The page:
Director: Grigori Lomidze
Release Date: 1959
Rating: ★★★
Review:

Ali Baba and the Forty Thieves © SoyuzmultfilmFilmed in two colors, ‘Ali Baba and the Forty Thieves’ is a long puppet animation film from the Soviet Union.

The short takes half an hour to retell the famous story from One Thousand and One Arabian Nights quite faithfully. The film features the death of two characters, but the grim ending of the original story is lacking. Instead of being killed, the forty thieves are captured by the townspeople.

Interestingly, Ali Baba is not the real hero of the story, but rather his wife, a girl he bought on a slave market, unfortunately run by the very thieves he had robbed earlier. It’s this slave girl who decoys and fools the thieves to their own destruction.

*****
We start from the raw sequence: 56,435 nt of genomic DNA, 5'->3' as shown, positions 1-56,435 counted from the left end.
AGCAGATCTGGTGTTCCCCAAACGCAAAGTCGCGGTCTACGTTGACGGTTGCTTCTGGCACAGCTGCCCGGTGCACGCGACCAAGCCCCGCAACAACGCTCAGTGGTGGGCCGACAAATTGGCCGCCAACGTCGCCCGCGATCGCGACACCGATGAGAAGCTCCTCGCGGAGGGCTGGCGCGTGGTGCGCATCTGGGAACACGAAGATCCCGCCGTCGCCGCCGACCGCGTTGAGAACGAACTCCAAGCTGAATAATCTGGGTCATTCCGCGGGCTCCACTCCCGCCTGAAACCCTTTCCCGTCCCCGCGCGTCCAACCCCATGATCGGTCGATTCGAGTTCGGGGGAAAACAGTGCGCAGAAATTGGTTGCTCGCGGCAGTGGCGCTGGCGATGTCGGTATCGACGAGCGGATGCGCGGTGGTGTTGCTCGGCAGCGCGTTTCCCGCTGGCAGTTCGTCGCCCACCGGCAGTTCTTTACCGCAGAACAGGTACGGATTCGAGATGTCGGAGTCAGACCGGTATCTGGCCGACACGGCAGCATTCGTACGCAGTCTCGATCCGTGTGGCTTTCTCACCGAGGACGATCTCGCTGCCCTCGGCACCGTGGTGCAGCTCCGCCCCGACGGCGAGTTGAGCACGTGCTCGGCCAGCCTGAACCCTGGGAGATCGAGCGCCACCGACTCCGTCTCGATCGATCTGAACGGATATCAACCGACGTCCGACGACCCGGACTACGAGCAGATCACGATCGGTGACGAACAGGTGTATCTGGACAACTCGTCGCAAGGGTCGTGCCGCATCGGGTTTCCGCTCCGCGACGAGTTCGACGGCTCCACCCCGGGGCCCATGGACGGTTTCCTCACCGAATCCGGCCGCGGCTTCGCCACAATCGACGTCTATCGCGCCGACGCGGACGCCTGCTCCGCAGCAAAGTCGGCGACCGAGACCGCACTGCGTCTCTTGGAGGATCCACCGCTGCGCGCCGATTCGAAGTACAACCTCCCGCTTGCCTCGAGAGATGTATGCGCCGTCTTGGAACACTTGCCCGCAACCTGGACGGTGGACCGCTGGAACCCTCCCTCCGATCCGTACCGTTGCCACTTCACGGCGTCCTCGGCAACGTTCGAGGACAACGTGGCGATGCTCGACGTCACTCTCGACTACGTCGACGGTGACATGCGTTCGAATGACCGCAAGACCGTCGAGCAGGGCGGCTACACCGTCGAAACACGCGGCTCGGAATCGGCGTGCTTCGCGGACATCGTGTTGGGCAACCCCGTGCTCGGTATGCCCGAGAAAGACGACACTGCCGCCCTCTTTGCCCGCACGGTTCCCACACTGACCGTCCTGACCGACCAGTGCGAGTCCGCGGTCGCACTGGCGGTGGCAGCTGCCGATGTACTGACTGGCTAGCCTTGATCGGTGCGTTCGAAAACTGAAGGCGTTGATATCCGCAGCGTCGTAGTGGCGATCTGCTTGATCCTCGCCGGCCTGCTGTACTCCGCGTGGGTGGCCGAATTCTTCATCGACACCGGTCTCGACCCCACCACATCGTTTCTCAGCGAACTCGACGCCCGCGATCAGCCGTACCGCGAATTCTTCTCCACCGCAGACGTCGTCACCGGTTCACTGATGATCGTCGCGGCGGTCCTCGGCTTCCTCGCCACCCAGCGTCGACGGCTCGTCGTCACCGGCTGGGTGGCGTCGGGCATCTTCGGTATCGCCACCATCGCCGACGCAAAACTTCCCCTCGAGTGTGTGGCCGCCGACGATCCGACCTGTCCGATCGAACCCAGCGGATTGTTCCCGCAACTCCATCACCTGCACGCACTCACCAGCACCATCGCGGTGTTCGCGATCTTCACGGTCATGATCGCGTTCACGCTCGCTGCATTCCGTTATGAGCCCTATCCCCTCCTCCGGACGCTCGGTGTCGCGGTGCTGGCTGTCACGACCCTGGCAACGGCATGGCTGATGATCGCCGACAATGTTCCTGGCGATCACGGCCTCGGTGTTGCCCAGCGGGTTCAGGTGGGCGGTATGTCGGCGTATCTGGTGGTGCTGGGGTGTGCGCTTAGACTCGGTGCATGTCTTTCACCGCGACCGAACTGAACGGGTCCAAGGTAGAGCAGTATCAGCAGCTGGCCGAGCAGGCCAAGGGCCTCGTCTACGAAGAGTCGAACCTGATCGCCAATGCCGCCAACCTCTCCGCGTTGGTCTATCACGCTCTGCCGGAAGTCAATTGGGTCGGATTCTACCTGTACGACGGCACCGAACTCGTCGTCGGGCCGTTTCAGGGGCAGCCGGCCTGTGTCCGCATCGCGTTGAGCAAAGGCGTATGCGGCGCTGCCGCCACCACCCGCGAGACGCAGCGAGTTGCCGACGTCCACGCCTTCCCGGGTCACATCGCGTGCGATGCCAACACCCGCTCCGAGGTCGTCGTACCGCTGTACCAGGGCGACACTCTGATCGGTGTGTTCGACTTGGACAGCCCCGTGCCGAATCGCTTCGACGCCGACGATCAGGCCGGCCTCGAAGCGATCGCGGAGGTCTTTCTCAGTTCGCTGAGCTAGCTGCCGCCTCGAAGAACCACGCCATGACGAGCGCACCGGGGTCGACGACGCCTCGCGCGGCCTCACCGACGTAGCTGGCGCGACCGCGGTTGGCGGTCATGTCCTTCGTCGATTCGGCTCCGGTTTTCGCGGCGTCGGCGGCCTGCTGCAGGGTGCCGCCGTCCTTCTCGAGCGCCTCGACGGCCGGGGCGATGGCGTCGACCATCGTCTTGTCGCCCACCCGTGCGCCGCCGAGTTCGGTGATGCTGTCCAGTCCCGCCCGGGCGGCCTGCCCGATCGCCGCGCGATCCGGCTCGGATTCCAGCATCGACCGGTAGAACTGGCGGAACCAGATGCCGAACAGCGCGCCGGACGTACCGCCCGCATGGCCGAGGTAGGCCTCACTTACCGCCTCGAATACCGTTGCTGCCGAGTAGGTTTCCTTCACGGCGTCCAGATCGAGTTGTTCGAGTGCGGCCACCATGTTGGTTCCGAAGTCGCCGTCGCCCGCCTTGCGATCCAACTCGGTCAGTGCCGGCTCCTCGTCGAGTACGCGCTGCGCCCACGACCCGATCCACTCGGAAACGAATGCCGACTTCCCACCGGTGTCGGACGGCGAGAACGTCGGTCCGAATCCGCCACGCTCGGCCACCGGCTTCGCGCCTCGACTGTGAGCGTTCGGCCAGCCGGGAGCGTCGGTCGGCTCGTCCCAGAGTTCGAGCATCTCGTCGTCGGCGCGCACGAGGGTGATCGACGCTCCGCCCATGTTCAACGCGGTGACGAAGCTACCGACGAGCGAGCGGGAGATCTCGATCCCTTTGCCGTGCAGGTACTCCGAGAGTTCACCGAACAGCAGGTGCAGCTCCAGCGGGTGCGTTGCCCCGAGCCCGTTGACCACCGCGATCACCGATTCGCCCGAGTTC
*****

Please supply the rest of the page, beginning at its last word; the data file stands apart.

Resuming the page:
The film uses a narrator who does all the voices, and a very lush score by composer Eduard Kolmanovsky. The film is quite slow and the puppet animation isn’t as sophisticated as in contemporary films by Jiří Trnka. The puppets have no facial expression whatsoever, and cannot move anything in their face, except for the gang leader, who can roll his one eye. Only occasionally their emotions become apparent. The best example of this may be the terror of Ali Baba’s neighbor when he realizes he’s trapped inside the thieves’ cave.

About the film’s director, Grigori Lomidze, little is known. He also directed the propaganda film ‘To You , Moscow‘ (1947), which combines live action and cel animation. Nothing points to a long experience in stop motion, and unfortunately, it shows. Nevertheless, ‘Ali Baba and the Forty Thieves’ is a charming film, succeeding in evoking the typical atmosphere of the Arabian Nights.

Watch ‘Ali Baba and the Forty Thieves’ yourself and tell me what you think:

Advertisements